How “networked” are political sites?
August 7, 2006, 10:01 pm
Filed under: candidates/campaigns/elections, handlers, web

A key measure of relevance for a website is its “network effect” — the number of inbound and outbound links to that site’s pages. Google uses a patented algorithm to probe for that networkedness and ranks sites with more (authentic) links higher up in the rankings.

Bivings rated this aspect of site relevance.

The webheads (Bivings and others) looking at this need to understand that (at least on the D side of things) most campaigns are lucky to have any site up that isn’t brochureware (or the slight notch above brochureware whose main purpose is harvesting emails for later fundraising pitches).

Real disclosure of a candidate’s persona on the web– in a myspace or personal-blog kind of way– just isn’t gonna happen very quickly. Most campaign communications infrastructure have been very command-and-control, not at all a series of small pieces loosely joined.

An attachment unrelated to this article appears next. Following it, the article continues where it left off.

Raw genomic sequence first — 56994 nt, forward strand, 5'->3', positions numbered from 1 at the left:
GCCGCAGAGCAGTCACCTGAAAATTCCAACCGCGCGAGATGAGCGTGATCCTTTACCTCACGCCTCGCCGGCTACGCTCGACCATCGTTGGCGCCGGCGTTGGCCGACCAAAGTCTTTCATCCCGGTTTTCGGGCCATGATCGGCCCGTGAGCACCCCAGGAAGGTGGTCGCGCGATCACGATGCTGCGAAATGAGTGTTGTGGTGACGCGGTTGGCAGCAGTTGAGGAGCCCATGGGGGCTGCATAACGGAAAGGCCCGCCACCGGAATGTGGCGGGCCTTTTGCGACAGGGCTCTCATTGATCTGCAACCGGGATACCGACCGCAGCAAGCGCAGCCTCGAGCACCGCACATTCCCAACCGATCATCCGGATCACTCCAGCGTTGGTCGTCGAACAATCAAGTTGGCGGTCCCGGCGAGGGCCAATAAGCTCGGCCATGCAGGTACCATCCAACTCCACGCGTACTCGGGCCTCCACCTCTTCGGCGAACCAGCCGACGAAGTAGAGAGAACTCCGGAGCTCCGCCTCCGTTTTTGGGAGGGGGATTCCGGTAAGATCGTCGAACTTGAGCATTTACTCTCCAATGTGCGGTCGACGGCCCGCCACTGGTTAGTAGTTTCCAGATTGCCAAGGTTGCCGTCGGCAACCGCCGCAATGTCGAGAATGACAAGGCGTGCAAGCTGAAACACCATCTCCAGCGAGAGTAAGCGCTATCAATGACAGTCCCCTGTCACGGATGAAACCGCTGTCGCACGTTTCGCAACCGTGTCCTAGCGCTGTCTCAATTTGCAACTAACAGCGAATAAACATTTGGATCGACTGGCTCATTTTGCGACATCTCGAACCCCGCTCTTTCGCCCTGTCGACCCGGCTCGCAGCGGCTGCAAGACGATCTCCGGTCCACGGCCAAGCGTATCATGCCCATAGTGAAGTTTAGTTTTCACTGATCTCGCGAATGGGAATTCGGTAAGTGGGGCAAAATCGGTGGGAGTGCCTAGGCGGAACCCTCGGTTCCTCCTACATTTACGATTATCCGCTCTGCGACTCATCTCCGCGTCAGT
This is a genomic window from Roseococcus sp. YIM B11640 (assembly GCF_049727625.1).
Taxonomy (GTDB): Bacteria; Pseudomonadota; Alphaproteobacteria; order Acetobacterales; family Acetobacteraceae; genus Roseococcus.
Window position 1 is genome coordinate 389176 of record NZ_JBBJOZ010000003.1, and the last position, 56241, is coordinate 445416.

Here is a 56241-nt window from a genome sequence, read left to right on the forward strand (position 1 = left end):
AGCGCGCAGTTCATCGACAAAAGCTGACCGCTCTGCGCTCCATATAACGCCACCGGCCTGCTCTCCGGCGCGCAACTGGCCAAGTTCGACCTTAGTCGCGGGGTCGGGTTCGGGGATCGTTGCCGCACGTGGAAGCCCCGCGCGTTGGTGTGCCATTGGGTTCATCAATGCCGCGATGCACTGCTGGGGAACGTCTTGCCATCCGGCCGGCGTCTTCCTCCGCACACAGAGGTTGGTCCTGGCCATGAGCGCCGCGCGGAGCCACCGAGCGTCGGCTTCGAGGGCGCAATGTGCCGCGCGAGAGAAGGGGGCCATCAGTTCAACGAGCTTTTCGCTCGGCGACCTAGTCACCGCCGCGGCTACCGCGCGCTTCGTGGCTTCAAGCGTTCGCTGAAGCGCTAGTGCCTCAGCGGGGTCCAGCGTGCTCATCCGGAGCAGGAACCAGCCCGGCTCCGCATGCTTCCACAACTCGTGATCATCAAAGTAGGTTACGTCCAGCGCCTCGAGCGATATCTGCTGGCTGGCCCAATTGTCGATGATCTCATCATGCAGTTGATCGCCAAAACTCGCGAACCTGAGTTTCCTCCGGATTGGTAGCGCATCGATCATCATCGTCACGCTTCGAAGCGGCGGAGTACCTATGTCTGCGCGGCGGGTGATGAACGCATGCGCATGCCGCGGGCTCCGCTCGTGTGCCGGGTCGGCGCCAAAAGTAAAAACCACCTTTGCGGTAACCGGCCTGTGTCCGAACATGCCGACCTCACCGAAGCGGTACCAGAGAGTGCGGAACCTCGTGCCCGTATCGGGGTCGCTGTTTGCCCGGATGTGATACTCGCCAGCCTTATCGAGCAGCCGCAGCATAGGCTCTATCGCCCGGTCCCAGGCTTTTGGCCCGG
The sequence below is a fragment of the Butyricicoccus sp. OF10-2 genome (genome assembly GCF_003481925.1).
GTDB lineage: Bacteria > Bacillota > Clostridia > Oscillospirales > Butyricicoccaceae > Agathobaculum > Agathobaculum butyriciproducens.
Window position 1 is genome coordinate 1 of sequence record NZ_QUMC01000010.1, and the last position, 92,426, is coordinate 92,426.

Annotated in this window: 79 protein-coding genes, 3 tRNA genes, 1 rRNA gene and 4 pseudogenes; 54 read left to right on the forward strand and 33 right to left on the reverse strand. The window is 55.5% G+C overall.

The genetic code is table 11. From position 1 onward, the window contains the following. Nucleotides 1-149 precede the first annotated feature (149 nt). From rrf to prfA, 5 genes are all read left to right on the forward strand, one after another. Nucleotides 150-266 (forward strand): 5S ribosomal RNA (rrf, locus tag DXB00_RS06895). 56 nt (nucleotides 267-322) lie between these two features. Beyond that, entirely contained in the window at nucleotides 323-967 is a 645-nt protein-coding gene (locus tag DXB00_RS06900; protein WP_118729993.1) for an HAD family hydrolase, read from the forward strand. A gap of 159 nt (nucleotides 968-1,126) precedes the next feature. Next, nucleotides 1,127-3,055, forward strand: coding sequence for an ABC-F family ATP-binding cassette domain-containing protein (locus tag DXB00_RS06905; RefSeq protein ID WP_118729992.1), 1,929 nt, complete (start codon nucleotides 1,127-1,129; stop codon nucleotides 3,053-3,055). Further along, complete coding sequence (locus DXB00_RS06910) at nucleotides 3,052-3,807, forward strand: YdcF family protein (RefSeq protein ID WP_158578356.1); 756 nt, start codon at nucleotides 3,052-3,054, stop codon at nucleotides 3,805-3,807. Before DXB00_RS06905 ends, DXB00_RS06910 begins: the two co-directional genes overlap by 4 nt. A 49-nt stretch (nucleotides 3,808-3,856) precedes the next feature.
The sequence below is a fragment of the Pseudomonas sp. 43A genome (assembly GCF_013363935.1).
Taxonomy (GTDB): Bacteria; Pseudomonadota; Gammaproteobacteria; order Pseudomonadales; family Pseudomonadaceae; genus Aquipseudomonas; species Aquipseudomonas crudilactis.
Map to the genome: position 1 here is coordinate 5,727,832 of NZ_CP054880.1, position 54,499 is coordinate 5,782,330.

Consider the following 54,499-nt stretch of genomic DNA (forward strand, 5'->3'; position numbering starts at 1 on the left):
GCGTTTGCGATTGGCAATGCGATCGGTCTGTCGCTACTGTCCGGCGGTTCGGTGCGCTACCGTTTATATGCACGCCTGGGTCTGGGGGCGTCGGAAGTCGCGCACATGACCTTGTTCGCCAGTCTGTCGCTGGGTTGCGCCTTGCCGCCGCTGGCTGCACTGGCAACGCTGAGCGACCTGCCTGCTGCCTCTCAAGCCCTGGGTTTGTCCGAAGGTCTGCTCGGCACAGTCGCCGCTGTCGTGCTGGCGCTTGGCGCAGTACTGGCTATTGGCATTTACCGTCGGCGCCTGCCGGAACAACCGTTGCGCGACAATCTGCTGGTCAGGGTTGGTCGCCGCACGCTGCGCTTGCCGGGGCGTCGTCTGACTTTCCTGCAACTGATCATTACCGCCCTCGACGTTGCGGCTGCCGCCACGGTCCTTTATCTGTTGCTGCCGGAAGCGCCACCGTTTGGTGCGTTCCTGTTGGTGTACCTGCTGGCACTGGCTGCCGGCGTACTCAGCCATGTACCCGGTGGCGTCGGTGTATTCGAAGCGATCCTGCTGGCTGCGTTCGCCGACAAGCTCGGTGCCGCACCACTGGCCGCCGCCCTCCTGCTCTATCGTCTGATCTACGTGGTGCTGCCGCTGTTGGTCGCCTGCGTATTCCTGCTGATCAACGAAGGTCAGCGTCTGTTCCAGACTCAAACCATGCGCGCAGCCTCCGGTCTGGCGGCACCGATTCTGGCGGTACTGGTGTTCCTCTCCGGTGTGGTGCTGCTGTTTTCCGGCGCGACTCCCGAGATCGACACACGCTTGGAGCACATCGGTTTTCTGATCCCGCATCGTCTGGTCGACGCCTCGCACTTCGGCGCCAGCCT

Getting the beltway’s Gang of 400 <tm The Note> comfortable with decentralization could have a perverse effect– more noise from more sources could further obscure accountability for success or failure (one of Kos’s main complaints about the Consultant Culture).

If Lamont loses, for example, how much could be pinned on the blackface shot — which is plausibly responsible for the last-week tightening by five points in the Quinnipiac poll??


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